Thursday 15:20 GMT
A surge in the Chinese renminbi is contributing to selling of the US dollar, its retreat from 14-year highs rattling the broader market and boosting the price of gold.
US and European equities are becalmed following a mixed Asian session, while Treasury yields dip from recent peaks despite what many analysts consider were a relatively hawkish set of minutes from the Federal Reserve.
Some industrial commodity prices are firmer, with big gains for China-based futures on demand hopes, and oil prices are gaining ground.
The Chinese renminbi is confounding expectations of further weakness this year and rallying hard. The offshore version of the currency (USD/CNH) on Wednesday staged its biggest one-day gain against the dollar in a year, adding 1.3 per cent.
And on Thursday the unit is up another 0.9 per cent to 6.8040 per buck, an eight-week high, helped by news that China’s service sector activity hit a 17-month peak.
The move — at one point the currency’s biggest two-day gain on record — is catching renminbi bears off guard. Some market watchers are speculating it may reflect a desire by Beijing to draw the sting from president-elect Donald Trump’s criticism that China has weakened its currency to support the nation’s exporters.
But most analysts see the action as an inevitable wobble in a market that had become overly sanguine about a steady renminbi decline, with the People’s Bank of China happy to see such positioning challenged.
“These wild movements indicate that the market will remain volatile in the short term, but won’t change the fact that the renminbi is under pressure to weaken,” said Zhou Hao, strategist at Commerzbank.
Adam Cole, head of G10 FX strategy at RBC Capital Markets, said: “Spillover from an overnight collapse in USD/CNH and further squeeze higher in offshore rates are the more important driver” of Thursday’s move.
“Whilst this is likely to be a temporary phenomenon, and we see trend CNY [on shore renminbi] depreciation as an ongoing theme, it does highlight the vulnerability of very long USD/G10 positions to external shocks, however positive the US domestic story,” he added.
To that end, investors were keeping a close eye on the US ADP private sector jobs survey, released before the Wall Street open on Thursday, for clues as to what to expect from Friday’s non-farm payrolls report.
The ADP showed 153,000 positions added in December, shy of analysts’ forecasts for 175,000. This has helped nudge down bond yields even though a separate report on weekly jobless claims hit a near 43-year low.
Economists are forecasting a headline NFP figure of a net 178,000 jobs added last month.
The latest data on the US service sector was broadly positive. The Institute for Supply Management’s nion-manufacturing index came in at 57.2 in December, unchanged from November but ahead of expectations and the highest level since October 2015.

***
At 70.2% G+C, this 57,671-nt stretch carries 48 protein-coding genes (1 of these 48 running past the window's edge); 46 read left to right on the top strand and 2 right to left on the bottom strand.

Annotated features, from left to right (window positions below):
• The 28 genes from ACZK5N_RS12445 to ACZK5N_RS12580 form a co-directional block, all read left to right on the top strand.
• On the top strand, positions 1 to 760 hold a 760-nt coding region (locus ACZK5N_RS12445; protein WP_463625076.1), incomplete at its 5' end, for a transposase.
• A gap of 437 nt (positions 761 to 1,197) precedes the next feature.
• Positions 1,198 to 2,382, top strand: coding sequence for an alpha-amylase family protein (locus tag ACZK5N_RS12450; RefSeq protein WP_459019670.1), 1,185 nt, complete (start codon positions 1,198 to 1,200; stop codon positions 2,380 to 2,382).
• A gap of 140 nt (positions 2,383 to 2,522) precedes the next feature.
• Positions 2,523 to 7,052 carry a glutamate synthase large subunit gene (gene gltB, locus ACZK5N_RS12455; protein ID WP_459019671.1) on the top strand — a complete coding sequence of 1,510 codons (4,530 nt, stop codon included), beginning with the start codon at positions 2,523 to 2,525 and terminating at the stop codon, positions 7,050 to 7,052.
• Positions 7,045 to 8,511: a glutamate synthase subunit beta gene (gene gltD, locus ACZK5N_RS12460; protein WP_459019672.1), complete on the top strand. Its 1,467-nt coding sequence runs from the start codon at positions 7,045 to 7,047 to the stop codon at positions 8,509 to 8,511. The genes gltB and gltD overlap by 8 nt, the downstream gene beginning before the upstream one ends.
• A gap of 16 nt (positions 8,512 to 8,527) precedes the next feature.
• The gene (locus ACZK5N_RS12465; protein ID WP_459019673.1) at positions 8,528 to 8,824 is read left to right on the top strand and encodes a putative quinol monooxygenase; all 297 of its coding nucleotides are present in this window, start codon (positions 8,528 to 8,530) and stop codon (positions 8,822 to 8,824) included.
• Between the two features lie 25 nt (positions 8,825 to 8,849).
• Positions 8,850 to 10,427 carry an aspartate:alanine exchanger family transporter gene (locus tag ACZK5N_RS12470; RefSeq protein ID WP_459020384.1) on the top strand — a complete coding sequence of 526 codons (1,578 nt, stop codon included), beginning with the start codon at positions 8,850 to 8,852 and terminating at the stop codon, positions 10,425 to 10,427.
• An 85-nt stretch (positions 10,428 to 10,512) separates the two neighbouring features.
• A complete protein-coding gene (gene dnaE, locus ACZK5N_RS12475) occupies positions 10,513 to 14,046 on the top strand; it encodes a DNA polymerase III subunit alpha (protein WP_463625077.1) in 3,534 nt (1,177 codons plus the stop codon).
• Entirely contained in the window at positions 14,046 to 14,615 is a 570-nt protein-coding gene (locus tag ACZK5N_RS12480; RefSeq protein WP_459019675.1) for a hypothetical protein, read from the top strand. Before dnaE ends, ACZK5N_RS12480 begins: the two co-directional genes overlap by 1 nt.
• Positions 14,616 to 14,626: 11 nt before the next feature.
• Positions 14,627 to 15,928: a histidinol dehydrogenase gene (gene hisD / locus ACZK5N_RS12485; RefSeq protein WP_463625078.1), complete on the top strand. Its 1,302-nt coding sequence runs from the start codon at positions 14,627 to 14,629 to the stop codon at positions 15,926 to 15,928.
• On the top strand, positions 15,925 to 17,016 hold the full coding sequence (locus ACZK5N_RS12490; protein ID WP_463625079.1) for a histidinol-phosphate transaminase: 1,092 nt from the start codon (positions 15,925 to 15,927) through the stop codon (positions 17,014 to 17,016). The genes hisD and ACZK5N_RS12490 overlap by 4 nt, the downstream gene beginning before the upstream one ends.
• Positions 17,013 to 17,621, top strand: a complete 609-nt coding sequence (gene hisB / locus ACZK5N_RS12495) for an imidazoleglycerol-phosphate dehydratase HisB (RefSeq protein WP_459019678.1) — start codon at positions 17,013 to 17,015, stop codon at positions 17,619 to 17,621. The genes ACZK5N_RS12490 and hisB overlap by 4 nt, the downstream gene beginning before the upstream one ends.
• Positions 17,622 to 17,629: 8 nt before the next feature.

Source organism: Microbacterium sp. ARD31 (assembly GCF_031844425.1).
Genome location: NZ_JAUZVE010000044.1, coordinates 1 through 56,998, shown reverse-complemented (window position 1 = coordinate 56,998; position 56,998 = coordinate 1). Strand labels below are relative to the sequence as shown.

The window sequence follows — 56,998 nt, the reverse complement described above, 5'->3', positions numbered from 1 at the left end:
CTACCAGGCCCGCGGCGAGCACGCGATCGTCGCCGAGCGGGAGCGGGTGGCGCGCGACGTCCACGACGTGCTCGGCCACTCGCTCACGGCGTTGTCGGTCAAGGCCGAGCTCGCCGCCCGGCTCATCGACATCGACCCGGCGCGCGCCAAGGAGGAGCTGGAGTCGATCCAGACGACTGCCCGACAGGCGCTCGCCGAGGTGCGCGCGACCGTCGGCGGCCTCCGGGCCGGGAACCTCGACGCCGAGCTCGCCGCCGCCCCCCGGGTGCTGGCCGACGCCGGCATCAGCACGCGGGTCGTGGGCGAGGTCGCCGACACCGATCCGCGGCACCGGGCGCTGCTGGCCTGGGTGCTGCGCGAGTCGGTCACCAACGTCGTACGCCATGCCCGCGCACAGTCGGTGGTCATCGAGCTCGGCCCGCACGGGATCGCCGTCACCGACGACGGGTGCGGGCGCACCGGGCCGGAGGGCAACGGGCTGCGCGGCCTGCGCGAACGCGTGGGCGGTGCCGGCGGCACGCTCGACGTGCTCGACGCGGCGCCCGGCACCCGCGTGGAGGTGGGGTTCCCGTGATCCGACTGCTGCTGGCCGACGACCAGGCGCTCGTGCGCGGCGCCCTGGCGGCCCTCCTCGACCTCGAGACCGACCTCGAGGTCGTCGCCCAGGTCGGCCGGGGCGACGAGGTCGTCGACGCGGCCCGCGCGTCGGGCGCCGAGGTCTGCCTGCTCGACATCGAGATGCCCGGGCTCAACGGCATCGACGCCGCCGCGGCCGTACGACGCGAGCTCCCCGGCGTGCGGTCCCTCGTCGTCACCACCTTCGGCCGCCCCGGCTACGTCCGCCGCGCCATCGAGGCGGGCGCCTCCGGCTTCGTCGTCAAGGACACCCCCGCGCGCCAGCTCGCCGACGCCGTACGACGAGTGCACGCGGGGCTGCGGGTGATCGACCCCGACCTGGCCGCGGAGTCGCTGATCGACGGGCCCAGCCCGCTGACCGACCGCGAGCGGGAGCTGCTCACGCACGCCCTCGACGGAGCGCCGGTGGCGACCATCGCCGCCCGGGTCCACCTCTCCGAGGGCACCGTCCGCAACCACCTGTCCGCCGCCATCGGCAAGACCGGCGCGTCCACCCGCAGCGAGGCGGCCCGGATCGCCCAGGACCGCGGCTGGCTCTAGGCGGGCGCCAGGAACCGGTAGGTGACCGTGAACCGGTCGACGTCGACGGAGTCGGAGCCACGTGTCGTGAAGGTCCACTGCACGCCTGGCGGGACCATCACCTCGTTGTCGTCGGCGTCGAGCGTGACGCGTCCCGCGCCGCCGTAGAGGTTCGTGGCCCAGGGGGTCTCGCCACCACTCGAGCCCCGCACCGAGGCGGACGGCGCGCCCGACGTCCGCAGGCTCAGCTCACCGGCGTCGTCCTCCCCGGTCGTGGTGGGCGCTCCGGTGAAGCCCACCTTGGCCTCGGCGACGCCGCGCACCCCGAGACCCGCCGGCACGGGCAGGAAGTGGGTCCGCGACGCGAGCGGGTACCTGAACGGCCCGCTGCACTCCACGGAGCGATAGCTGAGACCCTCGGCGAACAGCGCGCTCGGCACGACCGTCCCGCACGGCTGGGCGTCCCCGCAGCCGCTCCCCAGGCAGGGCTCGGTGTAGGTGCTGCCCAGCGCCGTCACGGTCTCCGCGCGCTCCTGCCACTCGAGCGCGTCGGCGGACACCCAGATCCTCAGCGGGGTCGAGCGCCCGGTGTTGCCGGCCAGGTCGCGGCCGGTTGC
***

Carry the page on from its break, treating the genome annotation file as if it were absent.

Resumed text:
The prospect of a tight US labour market getting even tighter should the incoming Trump administration deliver its planned economic boost has been supporting the dollar of late.
In minutes of its December meeting released on Thursday, the Fed alluded to the chances that interest rates may have to rise faster than expected to match a better growth scenario.
“Fiscal stimulus when they think we are so near full employment brings us to a new ball game [for the Fed],” said Steven Englander, FX strategist at Citi.
However, after hitting a 14-year intraday peak of 103.82 on Tuesday, the dollar index (DXY) has come under pressure. In the current session the DXY is down 0.8 per cent to 101.90 as the euro adds 0.6 per cent to $1.0549 and the Japanese yen jumps 1.2 per cent to ¥115.86 per buck.
The Mexican peso is providing another piece of notable action. After dropping to a record low against the greenback of 21.60 on concerns a Trump presidency will take protectionist measures against its southern neighbour, the peso is strengthening 0.5 per cent to 21.309 after the central bank intervened to stop the rot.
The firmer yen tends to be bad news for the exporter-sensitive Japanese stock market, and so the Topix index retreated from intraday one year highs to finish up just 0.08 per cent.
Investors in US and European equities are eyeing the forex moves warily. The S&P 500, which finished the previous session just a fraction short of its record close, is barely changed at 2,271 in mid-morning trade in New York.
The pan-European Stoxx 600 is up 0.1 per cent and London’s FTSE 100 is up 0.2 per cent to 7,204 having earlier hit a new record of 7,212 as miners provided initial support.
The standout gainer in Asia was Hong Kong’s Hang Seng, up 1.5 per cent for a three-week high powered by gains for Chinese energy stocks. On the mainland the Shanghai Composite managed to shrug off the currency shenanigans but was less ebullient, adding just 0.2 per cent.
The supposedly more hawkish Fed tone is being counteracted by some “haven” buying amid broad market caution and the soft ADP data, pushing yields lower.
The 10-year Treasury yield, which moves inversely to the bond price, is down 4 basis points to 2.42 per cent, while the more policy-sensitive two-year note is also off 4bp to 1.20 per cent. The two-year hit 1.30 per cent, a seven-year high, in mid-December.
The German 10-year Bund yield is flat at 0.27 per cent.
Gold is the big beneficiary of a sliding dollar, the bullion advancing $15 to 1,178 an ounce, a four-week high.
Oil prices are also stronger, with Brent crude up 1.5 per cent to $57.29 a barrel and West Texas Intermediate 1.4 per cent higher at $53.99.
News that Beijing plans a $115bn railway infrastructure project is helping boost sentiment towards construction-linked commodities.
Chinese-traded rebar and iron ore futures rose sharply, underpinning London-traded metals such as copper.
Additional reporting by Jennifer Hughes in Hong Kong
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